Tell me about MSM for pain
April 6, 2019 7:06 AM   Subscribe

I have pretty chronic pain from inflammatory arthritis and it is affecting my life a lot these days. I've heard about MSM, Methylsulfonylmethane, and would like to hear more. Would like to hear your experience or verified information from fact-based sites. Also, where do I buy good quality MSM?

I'm pretty non-woo. I mistrust the supplement industry, and a lot of alternative medicine, for reasons. Mainstream medicine, too, to some extent. But pain is keeping me from moving, and that can't continue. I can't afford physical therapy, due to deductible.
posted by theora55 to Health & Fitness (9 answers total) 6 users marked this as a favorite
 
I can't speak to its efficacy, but many mass-market "joint support" supplements contain both glucosamine chondroitin and MSM. Costco has it under the Kirkland store brand.
posted by snuffleupagus at 8:57 AM on April 6, 2019 [1 favorite]


Here's what examine.com has to say. The US gov is less positive.
posted by pH Indicating Socks at 10:29 AM on April 6, 2019 [1 favorite]


Someone insisted I try MSM supplements several years ago, mixing the white powder into water I drank. For a couple weeks, at least daily; no effect, no difference to me.
posted by Rash at 10:44 AM on April 6, 2019 [1 favorite]


I used glucosamine and chondroitin with MSM, post shoulder surgery. I could feel it go to work to lessen inflammation at a like cellular level, inflammation really subsided almost immediately. Not pain relief but detectable relief at the surgical site, and the rest of the injuries that didn't have repairs. Find some reputable source.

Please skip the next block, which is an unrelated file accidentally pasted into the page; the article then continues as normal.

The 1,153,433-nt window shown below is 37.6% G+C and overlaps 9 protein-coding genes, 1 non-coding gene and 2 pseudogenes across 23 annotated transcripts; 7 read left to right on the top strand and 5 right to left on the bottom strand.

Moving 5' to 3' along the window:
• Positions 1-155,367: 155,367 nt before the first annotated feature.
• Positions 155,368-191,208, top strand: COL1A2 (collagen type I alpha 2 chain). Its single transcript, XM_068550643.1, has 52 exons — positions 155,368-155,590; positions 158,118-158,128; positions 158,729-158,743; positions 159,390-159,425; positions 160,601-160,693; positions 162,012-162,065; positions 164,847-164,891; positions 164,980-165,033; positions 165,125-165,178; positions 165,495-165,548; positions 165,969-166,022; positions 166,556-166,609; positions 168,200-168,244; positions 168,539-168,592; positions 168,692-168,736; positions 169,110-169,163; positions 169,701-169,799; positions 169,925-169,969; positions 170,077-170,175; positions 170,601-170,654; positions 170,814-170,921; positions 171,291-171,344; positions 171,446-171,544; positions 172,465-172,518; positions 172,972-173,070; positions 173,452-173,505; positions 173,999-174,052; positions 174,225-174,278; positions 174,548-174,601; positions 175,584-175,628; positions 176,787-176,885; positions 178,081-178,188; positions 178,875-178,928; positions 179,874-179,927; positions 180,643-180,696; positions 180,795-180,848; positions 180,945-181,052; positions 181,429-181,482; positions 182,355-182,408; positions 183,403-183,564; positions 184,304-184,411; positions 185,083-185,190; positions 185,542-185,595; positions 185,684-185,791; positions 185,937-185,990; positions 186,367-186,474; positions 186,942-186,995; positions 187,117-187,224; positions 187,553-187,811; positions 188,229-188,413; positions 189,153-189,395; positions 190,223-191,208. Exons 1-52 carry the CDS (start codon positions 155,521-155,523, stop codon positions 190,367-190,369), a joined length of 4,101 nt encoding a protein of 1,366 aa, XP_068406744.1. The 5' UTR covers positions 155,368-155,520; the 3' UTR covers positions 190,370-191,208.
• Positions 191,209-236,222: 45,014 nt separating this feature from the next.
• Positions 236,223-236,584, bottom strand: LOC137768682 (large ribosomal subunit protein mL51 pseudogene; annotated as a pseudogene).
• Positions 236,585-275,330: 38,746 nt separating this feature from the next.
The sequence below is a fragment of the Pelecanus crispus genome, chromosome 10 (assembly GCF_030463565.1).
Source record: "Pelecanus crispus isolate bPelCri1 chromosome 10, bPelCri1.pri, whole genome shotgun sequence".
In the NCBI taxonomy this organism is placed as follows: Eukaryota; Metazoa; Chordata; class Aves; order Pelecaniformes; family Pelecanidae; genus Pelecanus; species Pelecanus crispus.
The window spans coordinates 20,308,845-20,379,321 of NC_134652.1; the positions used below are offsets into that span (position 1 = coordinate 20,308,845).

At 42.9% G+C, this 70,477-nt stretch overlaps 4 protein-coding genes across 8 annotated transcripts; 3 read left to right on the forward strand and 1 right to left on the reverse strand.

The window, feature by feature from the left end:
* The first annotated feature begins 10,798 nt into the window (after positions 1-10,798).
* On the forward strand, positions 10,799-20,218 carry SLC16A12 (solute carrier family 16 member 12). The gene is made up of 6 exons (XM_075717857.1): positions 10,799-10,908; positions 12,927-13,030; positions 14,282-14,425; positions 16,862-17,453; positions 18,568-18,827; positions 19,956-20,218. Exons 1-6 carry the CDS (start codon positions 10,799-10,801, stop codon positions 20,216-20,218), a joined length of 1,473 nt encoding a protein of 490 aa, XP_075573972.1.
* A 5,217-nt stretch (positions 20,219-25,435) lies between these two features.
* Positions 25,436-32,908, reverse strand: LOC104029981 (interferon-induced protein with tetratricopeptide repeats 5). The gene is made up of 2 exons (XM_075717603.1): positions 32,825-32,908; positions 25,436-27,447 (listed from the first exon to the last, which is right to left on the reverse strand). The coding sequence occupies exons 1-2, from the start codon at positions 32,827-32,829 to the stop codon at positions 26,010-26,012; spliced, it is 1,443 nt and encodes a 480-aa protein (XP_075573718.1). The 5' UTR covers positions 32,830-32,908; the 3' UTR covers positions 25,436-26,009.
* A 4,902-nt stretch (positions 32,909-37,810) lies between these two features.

posted by Oyéah at 11:11 AM on April 6, 2019 [1 favorite]


MSM provides sulfur in a bioavailable form. It can be very helpful if you are deficient or borderline or have problems absorbing nutrients etc, dramatically so. It won't help much if you aren't.
posted by fshgrl at 12:40 PM on April 6, 2019 [1 favorite]


Here is a decent write up. One thing to note is that being deficient or borderline in selenium also affects how you absorb and utilize sulfur. And a lot of the US is pretty low in selenium.

In short, it's not woo but it may or may not have any impact on your particular issues. But it's cheap and won't hurt you so worth a try.
posted by fshgrl at 12:44 PM on April 6, 2019 [1 favorite]


There is no evidence that glucosamine, chondroitin, or MSM have any benefits for inflammatory arthritis. There is only (some) evidence supporting their use for osteoarthritis. The origins and symptoms and treatments of the conditions are totally different.
posted by hydropsyche at 2:20 PM on April 6, 2019 [2 favorites]


The Cochrane Database is a great resource for looking up comparative health research.

Really nice detailed summary of the available evidence from a hospital website:

https://blog.swedish.org/swedish-blog/do-supplements-for-arthritis-work-what-the-evidence-shows

From a meta-review looking at MSM:

“The data from the more rigorous MSM trials provide positive but not definitive evidence that MSM is superior to placebo in the treatment of mild to moderate OA of the knee. Further studies are now required to identify both the optimum dosage and longer-term safety of MSM and DMSO, and definitive efficacy trials.”

https://www.sciencedirect.com/science/article/pii/S1063458408000666pe
posted by forkisbetter at 9:23 PM on April 6, 2019 [3 favorites]


Really, all of these answers helped. Decided it's not worth it for now.
posted by theora55 at 5:06 AM on May 7, 2019


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